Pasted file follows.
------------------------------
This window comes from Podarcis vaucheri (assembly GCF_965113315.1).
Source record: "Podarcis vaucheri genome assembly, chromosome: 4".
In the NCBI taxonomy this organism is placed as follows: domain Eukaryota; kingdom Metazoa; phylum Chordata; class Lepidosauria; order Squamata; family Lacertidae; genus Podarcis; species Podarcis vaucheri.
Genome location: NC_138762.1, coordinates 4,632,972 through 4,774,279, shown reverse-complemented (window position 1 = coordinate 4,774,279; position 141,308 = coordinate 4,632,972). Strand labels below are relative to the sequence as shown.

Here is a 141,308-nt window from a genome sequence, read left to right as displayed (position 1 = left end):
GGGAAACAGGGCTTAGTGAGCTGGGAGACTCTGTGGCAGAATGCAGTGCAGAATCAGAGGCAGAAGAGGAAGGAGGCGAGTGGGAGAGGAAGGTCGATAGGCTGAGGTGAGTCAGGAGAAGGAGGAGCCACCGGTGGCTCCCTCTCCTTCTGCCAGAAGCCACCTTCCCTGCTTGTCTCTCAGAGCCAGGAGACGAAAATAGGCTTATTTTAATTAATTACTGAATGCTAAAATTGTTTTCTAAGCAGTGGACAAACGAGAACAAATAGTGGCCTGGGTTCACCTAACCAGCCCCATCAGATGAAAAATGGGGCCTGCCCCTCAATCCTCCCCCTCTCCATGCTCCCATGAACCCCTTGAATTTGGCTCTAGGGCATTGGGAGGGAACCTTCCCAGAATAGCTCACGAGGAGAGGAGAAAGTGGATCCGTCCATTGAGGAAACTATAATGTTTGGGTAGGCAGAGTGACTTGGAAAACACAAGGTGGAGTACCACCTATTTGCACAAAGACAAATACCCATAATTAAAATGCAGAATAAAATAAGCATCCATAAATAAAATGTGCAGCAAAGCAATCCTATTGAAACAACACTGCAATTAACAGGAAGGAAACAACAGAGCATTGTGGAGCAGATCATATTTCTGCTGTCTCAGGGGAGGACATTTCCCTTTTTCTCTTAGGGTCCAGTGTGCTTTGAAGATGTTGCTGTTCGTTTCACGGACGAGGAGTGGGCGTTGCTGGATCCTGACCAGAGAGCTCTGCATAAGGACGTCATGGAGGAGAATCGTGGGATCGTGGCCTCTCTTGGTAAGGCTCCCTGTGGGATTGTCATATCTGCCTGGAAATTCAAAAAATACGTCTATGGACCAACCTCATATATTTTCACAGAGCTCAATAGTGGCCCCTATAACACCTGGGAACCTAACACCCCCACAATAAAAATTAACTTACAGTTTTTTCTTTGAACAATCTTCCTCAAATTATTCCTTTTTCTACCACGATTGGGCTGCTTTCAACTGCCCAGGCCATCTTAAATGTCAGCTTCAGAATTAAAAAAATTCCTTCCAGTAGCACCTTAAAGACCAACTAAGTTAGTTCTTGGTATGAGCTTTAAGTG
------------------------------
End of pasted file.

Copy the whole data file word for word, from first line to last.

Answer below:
This window comes from Podarcis vaucheri (assembly GCF_965113315.1).
Source record: "Podarcis vaucheri genome assembly, chromosome: 4".
In the NCBI taxonomy this organism is placed as follows: domain Eukaryota; kingdom Metazoa; phylum Chordata; class Lepidosauria; order Squamata; family Lacertidae; genus Podarcis; species Podarcis vaucheri.
Genome location: NC_138762.1, coordinates 4,632,972 through 4,774,279, shown reverse-complemented (window position 1 = coordinate 4,774,279; position 141,308 = coordinate 4,632,972). Strand labels below are relative to the sequence as shown.

Here is a 141,308-nt window from a genome sequence, read left to right as displayed (position 1 = left end):
GGGAAACAGGGCTTAGTGAGCTGGGAGACTCTGTGGCAGAATGCAGTGCAGAATCAGAGGCAGAAGAGGAAGGAGGCGAGTGGGAGAGGAAGGTCGATAGGCTGAGGTGAGTCAGGAGAAGGAGGAGCCACCGGTGGCTCCCTCTCCTTCTGCCAGAAGCCACCTTCCCTGCTTGTCTCTCAGAGCCAGGAGACGAAAATAGGCTTATTTTAATTAATTACTGAATGCTAAAATTGTTTTCTAAGCAGTGGACAAACGAGAACAAATAGTGGCCTGGGTTCACCTAACCAGCCCCATCAGATGAAAAATGGGGCCTGCCCCTCAATCCTCCCCCTCTCCATGCTCCCATGAACCCCTTGAATTTGGCTCTAGGGCATTGGGAGGGAACCTTCCCAGAATAGCTCACGAGGAGAGGAGAAAGTGGATCCGTCCATTGAGGAAACTATAATGTTTGGGTAGGCAGAGTGACTTGGAAAACACAAGGTGGAGTACCACCTATTTGCACAAAGACAAATACCCATAATTAAAATGCAGAATAAAATAAGCATCCATAAATAAAATGTGCAGCAAAGCAATCCTATTGAAACAACACTGCAATTAACAGGAAGGAAACAACAGAGCATTGTGGAGCAGATCATATTTCTGCTGTCTCAGGGGAGGACATTTCCCTTTTTCTCTTAGGGTCCAGTGTGCTTTGAAGATGTTGCTGTTCGTTTCACGGACGAGGAGTGGGCGTTGCTGGATCCTGACCAGAGAGCTCTGCATAAGGACGTCATGGAGGAGAATCGTGGGATCGTGGCCTCTCTTGGTAAGGCTCCCTGTGGGATTGTCATATCTGCCTGGAAATTCAAAAAATACGTCTATGGACCAACCTCATATATTTTCACAGAGCTCAATAGTGGCCCCTATAACACCTGGGAACCTAACACCCCCACAATAAAAATTAACTTACAGTTTTTTCTTTGAACAATCTTCCTCAAATTATTCCTTTTTCTACCACGATTGGGCTGCTTTCAACTGCCCAGGCCATCTTAAATGTCAGCTTCAGAATTAAAAAAATTCCTTCCAGTAGCACCTTAAAGACCAACTAAGTTAGTTCTTGGTATGAGCTTTAAGTG